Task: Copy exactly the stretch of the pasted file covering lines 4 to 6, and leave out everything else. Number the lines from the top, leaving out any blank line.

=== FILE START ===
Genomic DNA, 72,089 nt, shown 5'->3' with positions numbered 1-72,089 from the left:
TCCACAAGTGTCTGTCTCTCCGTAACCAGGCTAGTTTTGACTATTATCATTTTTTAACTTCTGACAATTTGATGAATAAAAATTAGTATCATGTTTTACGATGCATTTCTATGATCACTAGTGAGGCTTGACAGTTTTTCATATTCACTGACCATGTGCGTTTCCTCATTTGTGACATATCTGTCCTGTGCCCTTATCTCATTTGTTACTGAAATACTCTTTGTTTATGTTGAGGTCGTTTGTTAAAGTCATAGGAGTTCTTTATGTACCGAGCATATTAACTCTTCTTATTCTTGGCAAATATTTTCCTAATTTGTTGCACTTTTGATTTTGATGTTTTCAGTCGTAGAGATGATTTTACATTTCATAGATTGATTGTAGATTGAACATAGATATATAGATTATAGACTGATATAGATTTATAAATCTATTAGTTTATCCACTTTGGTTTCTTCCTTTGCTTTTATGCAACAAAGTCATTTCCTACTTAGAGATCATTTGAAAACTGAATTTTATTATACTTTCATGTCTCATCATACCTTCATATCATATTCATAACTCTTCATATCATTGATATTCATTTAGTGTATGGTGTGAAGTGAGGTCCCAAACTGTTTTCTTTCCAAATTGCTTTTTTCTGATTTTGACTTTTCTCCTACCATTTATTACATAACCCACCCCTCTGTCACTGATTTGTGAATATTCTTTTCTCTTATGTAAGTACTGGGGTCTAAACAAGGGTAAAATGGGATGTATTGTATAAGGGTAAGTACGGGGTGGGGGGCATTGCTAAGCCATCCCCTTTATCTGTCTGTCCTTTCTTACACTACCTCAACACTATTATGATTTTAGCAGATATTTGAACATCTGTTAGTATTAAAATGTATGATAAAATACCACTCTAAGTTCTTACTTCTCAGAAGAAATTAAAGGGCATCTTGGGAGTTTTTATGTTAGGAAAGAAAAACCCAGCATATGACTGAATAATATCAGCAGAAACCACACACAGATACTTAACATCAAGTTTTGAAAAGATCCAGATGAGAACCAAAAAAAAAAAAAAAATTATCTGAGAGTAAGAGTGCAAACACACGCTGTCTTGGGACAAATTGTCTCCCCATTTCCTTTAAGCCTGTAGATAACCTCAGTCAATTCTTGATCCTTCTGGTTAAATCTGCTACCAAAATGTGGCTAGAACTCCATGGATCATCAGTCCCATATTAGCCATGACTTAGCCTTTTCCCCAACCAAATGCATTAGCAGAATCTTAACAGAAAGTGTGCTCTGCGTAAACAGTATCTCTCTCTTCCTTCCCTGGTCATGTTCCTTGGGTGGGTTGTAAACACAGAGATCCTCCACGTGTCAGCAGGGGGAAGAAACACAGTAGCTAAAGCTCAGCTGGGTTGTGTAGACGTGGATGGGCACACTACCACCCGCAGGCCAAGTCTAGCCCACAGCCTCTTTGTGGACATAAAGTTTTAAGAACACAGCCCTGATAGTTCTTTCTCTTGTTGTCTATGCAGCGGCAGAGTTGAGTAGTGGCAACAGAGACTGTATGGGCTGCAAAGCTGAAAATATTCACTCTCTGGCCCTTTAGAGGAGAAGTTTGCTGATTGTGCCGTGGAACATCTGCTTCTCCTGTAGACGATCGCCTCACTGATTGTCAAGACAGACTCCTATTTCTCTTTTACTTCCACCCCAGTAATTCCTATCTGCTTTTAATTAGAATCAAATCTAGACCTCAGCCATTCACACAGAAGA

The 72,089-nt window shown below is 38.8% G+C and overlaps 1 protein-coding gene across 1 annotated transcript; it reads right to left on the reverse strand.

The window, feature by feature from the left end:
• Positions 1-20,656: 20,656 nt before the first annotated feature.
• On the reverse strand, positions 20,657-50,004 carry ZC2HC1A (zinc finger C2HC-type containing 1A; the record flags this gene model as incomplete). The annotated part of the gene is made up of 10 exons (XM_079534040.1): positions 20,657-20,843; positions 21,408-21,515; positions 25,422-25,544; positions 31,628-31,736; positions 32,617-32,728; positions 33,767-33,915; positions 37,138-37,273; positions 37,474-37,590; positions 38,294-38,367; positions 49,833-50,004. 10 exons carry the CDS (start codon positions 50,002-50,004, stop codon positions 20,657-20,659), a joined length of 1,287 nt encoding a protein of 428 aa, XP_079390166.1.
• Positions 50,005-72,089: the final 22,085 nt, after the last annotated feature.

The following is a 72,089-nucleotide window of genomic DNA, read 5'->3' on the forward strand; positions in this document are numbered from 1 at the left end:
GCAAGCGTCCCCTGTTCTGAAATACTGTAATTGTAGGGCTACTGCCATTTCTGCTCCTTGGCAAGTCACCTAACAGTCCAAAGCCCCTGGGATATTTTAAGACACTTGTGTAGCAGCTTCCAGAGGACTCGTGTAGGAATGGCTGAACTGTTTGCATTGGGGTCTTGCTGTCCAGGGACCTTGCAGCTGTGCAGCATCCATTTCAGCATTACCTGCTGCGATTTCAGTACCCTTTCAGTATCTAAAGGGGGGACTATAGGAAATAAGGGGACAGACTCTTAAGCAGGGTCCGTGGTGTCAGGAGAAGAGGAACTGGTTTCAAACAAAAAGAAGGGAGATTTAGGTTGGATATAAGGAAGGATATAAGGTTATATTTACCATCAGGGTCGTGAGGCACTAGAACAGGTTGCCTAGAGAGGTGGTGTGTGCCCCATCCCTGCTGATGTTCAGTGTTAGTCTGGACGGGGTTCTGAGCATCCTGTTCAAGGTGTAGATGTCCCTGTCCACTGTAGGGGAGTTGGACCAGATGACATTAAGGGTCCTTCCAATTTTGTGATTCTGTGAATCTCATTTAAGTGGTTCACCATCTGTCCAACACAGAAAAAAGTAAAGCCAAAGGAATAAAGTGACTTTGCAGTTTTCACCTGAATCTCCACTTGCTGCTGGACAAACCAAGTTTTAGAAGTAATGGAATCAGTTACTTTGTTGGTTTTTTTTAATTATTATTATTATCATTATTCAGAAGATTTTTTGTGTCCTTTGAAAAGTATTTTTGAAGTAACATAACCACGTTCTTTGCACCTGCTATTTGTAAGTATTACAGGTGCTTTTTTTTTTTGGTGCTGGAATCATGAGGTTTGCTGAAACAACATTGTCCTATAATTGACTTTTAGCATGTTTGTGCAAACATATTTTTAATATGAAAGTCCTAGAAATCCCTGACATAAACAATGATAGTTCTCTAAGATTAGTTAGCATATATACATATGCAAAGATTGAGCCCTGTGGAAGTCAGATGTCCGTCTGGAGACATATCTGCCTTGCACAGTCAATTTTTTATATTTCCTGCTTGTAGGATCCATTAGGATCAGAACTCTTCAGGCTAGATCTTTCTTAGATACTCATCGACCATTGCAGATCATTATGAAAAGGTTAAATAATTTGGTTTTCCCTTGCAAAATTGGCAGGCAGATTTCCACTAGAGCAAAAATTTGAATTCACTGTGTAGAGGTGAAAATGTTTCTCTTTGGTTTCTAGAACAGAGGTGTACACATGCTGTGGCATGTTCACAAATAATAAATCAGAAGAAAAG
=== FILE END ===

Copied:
The window, feature by feature from the left end:
• Positions 1-20,656: 20,656 nt before the first annotated feature.
• On the reverse strand, positions 20,657-50,004 carry ZC2HC1A (zinc finger C2HC-type containing 1A; the record flags this gene model as incomplete). The annotated part of the gene is made up of 10 exons (XM_079534040.1): positions 20,657-20,843; positions 21,408-21,515; positions 25,422-25,544; positions 31,628-31,736; positions 32,617-32,728; positions 33,767-33,915; positions 37,138-37,273; positions 37,474-37,590; positions 38,294-38,367; positions 49,833-50,004. 10 exons carry the CDS (start codon positions 50,002-50,004, stop codon positions 20,657-20,659), a joined length of 1,287 nt encoding a protein of 428 aa, XP_079390166.1.